That was before I met my 'peer', Cyril. Black hair was tousled and messy. Proud jaw and lips, a straight nose, and high cheekbones completed his face. It was a rather handsome face, but one that I didn't especially care for. A prospective Harvard student had no room for a delinquent.
I was dressed neatly in a white sweater, long black skirt, and shoulder-length dark red hair straight down my back. My green eyes were lightly traced with eyeliner and mascara.
He, on the other hand, was dressed sloppily in ripped jeans, tattered T-shirt, and a wrinkled leather jacket that smelled like smoke and a musty odor that I didn't even want to think about.
The only features that I liked about him were his eyes. They were simply beautiful- golden with dark lashes, resembling cat's eyes in their color and shape. However, they were narrowed in disgust most of the time. Not to mention that he wore more eye makeup than I did, which is just plain odd.
The first moment we had met, he called me a Barbie-clone and I had predicted that he would land in jail for drug/alcohol abuse. Needless to say, our personalities clashed. He was moody street kid. I was a rich brat.
"Cyril, can we please just call it a truce? We both know that we're not getting out of this until your grades pick up and you stop brawling. And by the way we're behaving, the next brawl will be between us." I earnestly said.
He focused his eyes on me, and shrugged, "Fine. But I wouldn't hit a girl. I've got some decency in me."
Smiling, I brightly agreed, "See, you can be decent! You're not a total asshole!"
His eyes widened, and he let out a chuckle, "Touché, prep."
My cheeks flushed, "I'm not a prep. I'm just…a prep." I admitted finally, smiling wryly.
"Right." He flatly answered.
Smiling nervously, I twirled my pen in my fingers and studied him. How could I possibly help him if we were fighting all the time? He wasn't some little kid who would stop if I said, "Stop." Most likely, he'd return to wreaking damage with more enthusiasm.
"Um, so now that we're OK with each other…what do we do now?" I asked.
He stared back at me and shrugged, "Get drunk?"
"Sorry for prying, but why did you sign up? You don't strike me as the type of boy who would willingly agree to peer counseling."
"My mom made me." He sullenly responded.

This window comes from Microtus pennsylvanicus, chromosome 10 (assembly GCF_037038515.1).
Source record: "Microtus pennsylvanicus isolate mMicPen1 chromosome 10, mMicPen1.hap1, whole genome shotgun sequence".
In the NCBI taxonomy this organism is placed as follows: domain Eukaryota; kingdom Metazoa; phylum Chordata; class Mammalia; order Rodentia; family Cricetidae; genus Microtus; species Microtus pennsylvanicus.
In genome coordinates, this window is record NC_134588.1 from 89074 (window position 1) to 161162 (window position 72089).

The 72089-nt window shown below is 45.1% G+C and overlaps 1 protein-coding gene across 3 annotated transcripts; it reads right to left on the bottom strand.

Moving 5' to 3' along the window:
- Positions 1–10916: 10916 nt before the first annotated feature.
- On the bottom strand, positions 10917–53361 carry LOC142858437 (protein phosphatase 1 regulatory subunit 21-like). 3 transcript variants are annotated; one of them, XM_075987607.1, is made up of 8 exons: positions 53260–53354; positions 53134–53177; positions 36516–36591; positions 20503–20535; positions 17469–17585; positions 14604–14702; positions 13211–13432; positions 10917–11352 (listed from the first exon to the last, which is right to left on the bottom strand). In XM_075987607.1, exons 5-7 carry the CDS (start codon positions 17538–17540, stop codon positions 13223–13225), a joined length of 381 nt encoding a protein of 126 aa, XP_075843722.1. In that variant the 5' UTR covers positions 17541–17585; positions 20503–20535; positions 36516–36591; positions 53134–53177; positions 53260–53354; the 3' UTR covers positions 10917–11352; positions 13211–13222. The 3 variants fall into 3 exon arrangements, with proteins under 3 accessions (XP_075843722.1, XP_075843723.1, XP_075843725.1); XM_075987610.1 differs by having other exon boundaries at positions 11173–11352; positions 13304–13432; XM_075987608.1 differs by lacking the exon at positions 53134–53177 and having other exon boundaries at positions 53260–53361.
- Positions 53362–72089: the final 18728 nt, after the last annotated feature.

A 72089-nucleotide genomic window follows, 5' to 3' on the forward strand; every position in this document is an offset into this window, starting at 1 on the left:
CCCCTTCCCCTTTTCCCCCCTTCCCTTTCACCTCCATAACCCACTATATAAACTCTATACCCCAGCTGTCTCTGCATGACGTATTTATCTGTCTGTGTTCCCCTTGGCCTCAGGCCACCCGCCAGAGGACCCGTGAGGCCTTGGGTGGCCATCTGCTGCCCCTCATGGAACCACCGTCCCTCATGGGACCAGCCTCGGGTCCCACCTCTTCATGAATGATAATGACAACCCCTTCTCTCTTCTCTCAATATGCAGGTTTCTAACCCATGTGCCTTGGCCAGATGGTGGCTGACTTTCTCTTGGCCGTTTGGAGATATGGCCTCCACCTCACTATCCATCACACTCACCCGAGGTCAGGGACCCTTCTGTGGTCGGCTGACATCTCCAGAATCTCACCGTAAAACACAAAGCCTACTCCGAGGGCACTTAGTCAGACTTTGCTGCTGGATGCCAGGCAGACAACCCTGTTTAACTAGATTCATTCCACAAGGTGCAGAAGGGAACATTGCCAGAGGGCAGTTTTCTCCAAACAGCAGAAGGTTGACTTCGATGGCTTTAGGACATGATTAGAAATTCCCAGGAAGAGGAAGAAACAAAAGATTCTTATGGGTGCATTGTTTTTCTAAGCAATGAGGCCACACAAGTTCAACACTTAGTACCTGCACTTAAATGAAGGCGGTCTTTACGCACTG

I started laughing. The hardcore goth in front of me…was still following Mommy's orders? It completely went against the whole "rebel" image he had going on.
His lips turned up a bit, "Yeah, yeah. She told me it was either this or my car. And I will never sacrifice my car."
Smirking, I teased, "You guys can never let go of your cars, can you? My Dad loves his red Ferrari, he's always polishing it or staring at it."
Dryly, he agreed, "We men just love our cars. What about you, princess? What do you love?"
Frowning, I attempted to think of something I treasured. I liked a lot of things- chocolate, books, fire, writing…
But I didn't love anything. Not the way Cyril and my father loved their cars.
"I like…reading books." I finished lamely, aware of my cheeks turning bright red.
By his smirk, I knew he thought my answer was lame. I struggled to redeem myself, "That feeling when you have a good romance novel and you're comfortable and stress-free, and you can let go of yourself and just…read. Just…escape all the tests and grades."
"That's how I feel with my car. When you're behind the wheel, you just sort of release all that tension and it's just you and the road. Nothing else."
Grinning, I clasped my hands together on the highly-polished desk and leaned forward, "I believe we just had a moment, Cy."
Turning his face away, he roughly informed me, "Don't get used to it, prep."
I could have sworn he was smiling.
Yes, I know I suck for not updating my other stories. But I really want to experiment for a while, and just go with the story that gets the best response. After this, I'm planning on a new story, and after that, I'll wait for a while and just see what kind of story works with you guys.
Anyways, review as always. You guys are totally fabulous.
PS: If anyone's interested, I have a fanfiction dot net account as well under the same name. I have a lot of stories there, and most of them are pretty OK-ish, good for a read if you're bored.
PPS: Character pics for this story on my profile.